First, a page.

Detroit’s Motown Museum Releases Flyover Video of Campus Expansion Design

For the first time, the Motown Museum in Detroit released a flyover video of its vision for what its campus will look like when its $50 million expansion is complete.
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Motown Museum flyover video image
The Motown Museum has released a flyover video of what its campus is expected to look like after its $50 million expansion is complete. // Image courtesy of the Motown Museum

For the first time, the Motown Museum in Detroit released a flyover video of its vision for what its campus will look like when its $50 million expansion is complete.

Ground was broken in September on the 50,000-square-foot entertainment and education tourist destination, and the project will be completed by 2023 if all funding goals are reached.

The flyover 3-D rendering footage brings viewers down West Grand Boulevard with a close look at how the new structure will connect with the existing museum and its iconic Hitsville USA house.

The bird’s-eye view of the project, combined with the action and animation of the footage showing museum visitors moving through an outdoor performance space, captures both the creativity of the design and the palpable energy surrounding the expanded facility, according to Robin Terry, chairwoman and CEO of the Motown Museum.

“It’s such a thrill for us to give the world this fresh visual of what our expanded campus will look like when construction is completed,” says Terry. “The dynamic format for this aerial flyover video means you can experience the project in a way that even the most detailed plans and renderings cannot — bringing the expansion to life in a way that makes you feel like you’re there. This preview also illustrates how the museum will offer unique programming, a collaborative space for the community to gather and one-of-a-kind experiences that no other institution can match.”

The late architect Phil Freelon, formerly a design director at global architecture firm Perkins and Will, led the original architectural design of the expansion. Freelon worked on the design of almost every major museum or public space dedicated to black culture in the United States. The Motown Museum expansion was the final museum project of his career.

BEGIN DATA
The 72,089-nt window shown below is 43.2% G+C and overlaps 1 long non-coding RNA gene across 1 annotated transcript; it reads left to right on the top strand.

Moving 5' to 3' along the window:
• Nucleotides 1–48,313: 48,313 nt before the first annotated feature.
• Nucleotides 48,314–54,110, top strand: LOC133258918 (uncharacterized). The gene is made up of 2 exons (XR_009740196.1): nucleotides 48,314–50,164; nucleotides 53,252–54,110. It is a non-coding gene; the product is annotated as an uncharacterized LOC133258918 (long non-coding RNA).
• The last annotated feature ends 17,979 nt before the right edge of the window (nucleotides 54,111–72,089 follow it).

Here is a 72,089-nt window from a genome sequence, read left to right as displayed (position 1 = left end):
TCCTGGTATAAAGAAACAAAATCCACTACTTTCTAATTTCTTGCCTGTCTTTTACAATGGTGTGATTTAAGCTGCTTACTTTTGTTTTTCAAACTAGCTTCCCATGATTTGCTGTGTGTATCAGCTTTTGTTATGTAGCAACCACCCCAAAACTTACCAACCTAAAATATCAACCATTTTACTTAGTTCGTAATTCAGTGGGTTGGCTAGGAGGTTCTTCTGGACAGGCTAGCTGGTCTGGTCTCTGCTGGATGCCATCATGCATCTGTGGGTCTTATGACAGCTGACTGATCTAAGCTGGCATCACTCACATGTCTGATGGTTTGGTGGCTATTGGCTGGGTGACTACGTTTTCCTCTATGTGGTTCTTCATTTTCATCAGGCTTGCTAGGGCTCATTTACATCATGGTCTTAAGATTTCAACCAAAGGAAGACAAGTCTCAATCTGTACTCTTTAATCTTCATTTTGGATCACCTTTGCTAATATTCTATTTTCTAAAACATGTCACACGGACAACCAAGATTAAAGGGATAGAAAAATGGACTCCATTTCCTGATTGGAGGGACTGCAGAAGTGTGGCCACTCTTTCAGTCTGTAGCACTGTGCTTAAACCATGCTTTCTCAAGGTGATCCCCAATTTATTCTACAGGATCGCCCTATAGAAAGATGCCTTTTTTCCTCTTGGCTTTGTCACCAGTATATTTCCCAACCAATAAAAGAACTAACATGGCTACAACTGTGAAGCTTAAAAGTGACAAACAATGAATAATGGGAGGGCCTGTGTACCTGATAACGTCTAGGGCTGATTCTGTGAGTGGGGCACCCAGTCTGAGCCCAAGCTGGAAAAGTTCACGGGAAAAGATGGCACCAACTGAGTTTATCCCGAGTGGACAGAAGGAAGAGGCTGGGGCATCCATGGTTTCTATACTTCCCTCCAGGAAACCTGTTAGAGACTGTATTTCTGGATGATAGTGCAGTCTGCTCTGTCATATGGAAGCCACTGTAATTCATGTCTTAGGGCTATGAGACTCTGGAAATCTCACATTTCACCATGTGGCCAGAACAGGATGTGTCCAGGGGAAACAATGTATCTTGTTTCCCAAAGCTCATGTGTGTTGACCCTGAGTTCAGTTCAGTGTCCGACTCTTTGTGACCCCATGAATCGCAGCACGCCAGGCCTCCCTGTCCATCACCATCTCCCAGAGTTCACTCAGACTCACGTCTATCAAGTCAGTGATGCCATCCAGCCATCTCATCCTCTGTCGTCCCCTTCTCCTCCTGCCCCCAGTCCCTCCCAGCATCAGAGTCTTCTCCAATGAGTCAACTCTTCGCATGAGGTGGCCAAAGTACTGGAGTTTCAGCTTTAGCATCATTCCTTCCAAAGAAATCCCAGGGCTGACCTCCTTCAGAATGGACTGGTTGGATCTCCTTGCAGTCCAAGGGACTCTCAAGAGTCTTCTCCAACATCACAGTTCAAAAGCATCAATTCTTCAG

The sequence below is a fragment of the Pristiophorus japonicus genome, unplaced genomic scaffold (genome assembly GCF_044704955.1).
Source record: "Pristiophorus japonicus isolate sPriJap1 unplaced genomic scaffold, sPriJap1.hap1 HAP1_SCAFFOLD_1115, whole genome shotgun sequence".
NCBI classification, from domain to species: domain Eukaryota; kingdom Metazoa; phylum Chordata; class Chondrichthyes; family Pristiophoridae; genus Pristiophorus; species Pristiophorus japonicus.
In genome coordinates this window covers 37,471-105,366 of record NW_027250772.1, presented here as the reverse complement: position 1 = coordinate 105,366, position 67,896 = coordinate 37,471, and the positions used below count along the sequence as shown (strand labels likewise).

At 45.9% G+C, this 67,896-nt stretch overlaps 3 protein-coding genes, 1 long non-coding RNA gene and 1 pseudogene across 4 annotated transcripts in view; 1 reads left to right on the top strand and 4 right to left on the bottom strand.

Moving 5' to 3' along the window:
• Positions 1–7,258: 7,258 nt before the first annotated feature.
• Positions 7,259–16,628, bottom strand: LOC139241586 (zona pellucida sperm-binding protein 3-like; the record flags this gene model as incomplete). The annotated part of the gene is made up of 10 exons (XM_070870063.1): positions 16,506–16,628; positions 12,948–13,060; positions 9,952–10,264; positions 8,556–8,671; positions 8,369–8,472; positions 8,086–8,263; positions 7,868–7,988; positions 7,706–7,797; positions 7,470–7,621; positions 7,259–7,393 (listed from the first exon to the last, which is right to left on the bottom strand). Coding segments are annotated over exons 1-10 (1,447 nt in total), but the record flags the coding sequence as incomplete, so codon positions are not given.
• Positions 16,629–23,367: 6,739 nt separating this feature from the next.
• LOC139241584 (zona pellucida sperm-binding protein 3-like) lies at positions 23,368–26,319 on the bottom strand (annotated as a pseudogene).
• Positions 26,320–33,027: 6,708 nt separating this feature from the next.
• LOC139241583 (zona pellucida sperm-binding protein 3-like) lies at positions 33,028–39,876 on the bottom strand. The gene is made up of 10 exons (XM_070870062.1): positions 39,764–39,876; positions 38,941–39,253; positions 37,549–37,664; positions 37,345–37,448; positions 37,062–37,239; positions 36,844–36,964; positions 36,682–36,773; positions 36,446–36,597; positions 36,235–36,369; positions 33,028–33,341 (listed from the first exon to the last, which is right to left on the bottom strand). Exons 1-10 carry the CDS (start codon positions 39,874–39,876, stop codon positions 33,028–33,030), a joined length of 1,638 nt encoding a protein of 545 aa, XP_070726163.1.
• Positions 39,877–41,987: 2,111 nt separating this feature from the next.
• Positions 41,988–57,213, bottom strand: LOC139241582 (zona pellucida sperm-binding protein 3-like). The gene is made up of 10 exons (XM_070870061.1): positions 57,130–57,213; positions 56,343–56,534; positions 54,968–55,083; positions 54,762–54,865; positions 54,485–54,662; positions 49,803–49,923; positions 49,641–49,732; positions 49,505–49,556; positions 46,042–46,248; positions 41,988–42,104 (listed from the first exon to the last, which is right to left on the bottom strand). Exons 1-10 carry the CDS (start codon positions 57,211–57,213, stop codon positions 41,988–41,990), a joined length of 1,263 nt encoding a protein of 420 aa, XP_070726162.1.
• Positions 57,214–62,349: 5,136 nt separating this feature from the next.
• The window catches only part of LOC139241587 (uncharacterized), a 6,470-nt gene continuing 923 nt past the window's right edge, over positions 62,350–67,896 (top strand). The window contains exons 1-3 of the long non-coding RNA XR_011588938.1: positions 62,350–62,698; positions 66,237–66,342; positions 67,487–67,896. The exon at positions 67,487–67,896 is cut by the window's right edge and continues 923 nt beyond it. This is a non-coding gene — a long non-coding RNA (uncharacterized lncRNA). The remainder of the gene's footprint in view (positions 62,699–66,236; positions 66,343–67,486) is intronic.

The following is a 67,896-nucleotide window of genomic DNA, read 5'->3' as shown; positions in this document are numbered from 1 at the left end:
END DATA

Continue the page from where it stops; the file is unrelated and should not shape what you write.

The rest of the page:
Following in Freelon’s footsteps, a team of architects and other creative experts are working collaboratively to refine the final design of the expanded space and the experiential elements that will engage future museum guests.

“Motown introduced a brilliant collection of voices and stories across racial, generational, and cultural lines,” says Zena Howard, a managing director at Perkins and Will, and a close friend and colleague of Freelon. “The expansion of Motown Museum will carry these voices even further.”

Howard will continue to lead the project in collaboration with Rainy Hamilton Jr., president of Detroit-based Hamilton Anderson Associates, a multi-disciplinary design firm specializing in environmentally conducive creative and contemporary design. Hamilton Anderson Associates created the flyover video. Detroit-based contractor, L.S. Brinker Co., serves as the construction manager of the project.

The museum reached the halfway point of $25 million in fundraising in September. Recently, the museum received a $1 million grant from the Vera and Joseph Dresner Foundation.

Construction is planned as a four-phase project. Phase one, entitled Hitsville Next, will serve as the museum’s educational and creative hub designed to offer innovative education and community engagement programs. The programming made possible through Hitsville Next is designed to activate and inspire future generations of creatives, artists and entrepreneurs.

When complete, the expansion will feature dynamic, interactive exhibits, a performance theater, recording studios, an expanded retail experience, and meeting spaces. It is hoped the new museum campus will have a transformative impact on the surrounding Detroit neighborhoods, providing employment, sustainability, and community pride by serving as a catalyst for new investment and tourism in the area.

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